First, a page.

Art and Photography: Robert Mapplethorpe at the Madre Museum in Naples

The retrospective exhibition of the New York born master of photography Robert Mapplethorpe is running until April 8th, 2019, the rhythm is that of a theatrical performance with dance moves and masterful nudes, verging on eroticism

White Gauze, 1984 (Robert Mapplethorpe © Robert Mapplethorpe Foundation)

Dedicated to one of the greatest photographers of the 20th century, the retrospective ‘Robert Mapplethorpe. Coreografia per una mostra’ curated by Laura Valente and Andrea Viliani, focuses on the performative matrix of his photographic practice, through a dialogue between antiquity and modernity, photography and dance; a dialogue between the act of shooting in the studio and the performance that takes place on the stage.

Philip Prioleau, 1982 (Robert Mapplethorpe © Robert Mapplethorpe Foundation)

Three sections, intimately connected to each other – preceded by an Ouverture in the entrance hall where a feminine and a masculine figure (Patti Smith and Samuel Wagstaff Jr) glance at each other – define the rhythm of the exhibition and give the museum a theatre-like atmosphere. In the first section, the audience is introduced directly on the stage – among dancers, athletes, body-builders, and models – exploring the performance of the subject that is portrayed.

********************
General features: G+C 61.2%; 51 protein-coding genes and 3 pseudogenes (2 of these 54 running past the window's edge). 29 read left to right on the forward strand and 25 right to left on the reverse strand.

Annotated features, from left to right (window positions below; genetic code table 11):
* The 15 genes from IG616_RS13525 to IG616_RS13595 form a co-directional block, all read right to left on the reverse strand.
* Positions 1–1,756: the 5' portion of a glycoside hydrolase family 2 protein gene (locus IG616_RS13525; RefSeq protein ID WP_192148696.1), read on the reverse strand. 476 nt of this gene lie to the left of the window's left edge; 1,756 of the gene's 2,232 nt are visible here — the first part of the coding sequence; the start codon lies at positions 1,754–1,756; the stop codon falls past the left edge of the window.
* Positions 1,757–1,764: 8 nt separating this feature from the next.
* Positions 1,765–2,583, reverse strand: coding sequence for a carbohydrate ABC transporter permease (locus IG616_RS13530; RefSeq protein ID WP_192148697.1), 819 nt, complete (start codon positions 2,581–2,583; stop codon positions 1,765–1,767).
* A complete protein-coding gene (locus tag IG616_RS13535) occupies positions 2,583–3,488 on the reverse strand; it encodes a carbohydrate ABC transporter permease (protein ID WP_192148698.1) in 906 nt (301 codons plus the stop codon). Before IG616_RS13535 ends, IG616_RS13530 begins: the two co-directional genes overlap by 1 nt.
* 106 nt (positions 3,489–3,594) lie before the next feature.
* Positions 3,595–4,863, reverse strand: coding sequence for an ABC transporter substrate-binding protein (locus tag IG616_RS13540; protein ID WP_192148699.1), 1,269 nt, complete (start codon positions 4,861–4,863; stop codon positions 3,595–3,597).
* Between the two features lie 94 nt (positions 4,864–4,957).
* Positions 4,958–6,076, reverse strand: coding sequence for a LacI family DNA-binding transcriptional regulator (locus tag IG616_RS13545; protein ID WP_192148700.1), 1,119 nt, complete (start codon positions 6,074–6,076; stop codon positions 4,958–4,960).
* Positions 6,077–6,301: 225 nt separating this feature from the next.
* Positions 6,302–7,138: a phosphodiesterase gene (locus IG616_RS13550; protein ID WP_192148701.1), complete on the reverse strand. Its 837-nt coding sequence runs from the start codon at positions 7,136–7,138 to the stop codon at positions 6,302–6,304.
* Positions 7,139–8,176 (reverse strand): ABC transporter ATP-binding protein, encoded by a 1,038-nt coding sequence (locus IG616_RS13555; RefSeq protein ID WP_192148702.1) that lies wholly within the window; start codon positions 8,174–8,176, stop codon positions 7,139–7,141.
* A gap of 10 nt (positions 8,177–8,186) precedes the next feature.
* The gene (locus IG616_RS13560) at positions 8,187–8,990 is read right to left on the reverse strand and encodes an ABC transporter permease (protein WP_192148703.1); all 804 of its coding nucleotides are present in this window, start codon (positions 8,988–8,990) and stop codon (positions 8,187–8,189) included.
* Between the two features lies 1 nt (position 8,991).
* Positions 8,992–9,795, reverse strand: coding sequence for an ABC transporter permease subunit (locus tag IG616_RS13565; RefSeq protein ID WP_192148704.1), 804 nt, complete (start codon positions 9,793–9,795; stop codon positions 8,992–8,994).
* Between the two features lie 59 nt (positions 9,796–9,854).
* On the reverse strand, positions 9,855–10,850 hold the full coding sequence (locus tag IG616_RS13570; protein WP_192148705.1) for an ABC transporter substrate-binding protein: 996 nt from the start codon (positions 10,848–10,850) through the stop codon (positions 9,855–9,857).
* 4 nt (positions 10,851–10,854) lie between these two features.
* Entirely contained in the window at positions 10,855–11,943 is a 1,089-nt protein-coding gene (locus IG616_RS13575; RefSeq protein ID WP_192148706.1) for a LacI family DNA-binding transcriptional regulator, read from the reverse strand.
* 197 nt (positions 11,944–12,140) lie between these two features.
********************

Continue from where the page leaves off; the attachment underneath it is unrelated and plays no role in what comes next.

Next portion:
Thomas and Dovanna, 1986 (Robert Mapplethorpe © Robert Mapplethorpe Foundation)

In the second section, the audience is in the orchestra, observing the intriguing collective portrait of New York society and of the international jet set of the Seventies and Eighties, through an extraordinary personal diary of the life, affections, friendships, meetings, collaborations of Mapplethorpe.

In the third section, a red carpet for dancers and a sequence of self-portraits of the artist dominate the scene, transforming the space into a real three-dimensional theatre, thanks to some of the most important international choreographers. The result is a dance between works and movements and a cognitive experience different from those we are used to.

Philip, 1979 (Robert Mapplethorpe © Robert Mapplethorpe Foundation)

Two retro-scene spaces integrate this section: the (Un)Dressing room, a real dressing room where the performers warm up before the performance, which hosts some images that introduce us to the artist’s vision, and the X(Dark) Room (forbidden to minors) where Mapplethorpe’s most secret and extreme works of erotic subjects are exhibited. [Text Chiara Sgreccia]

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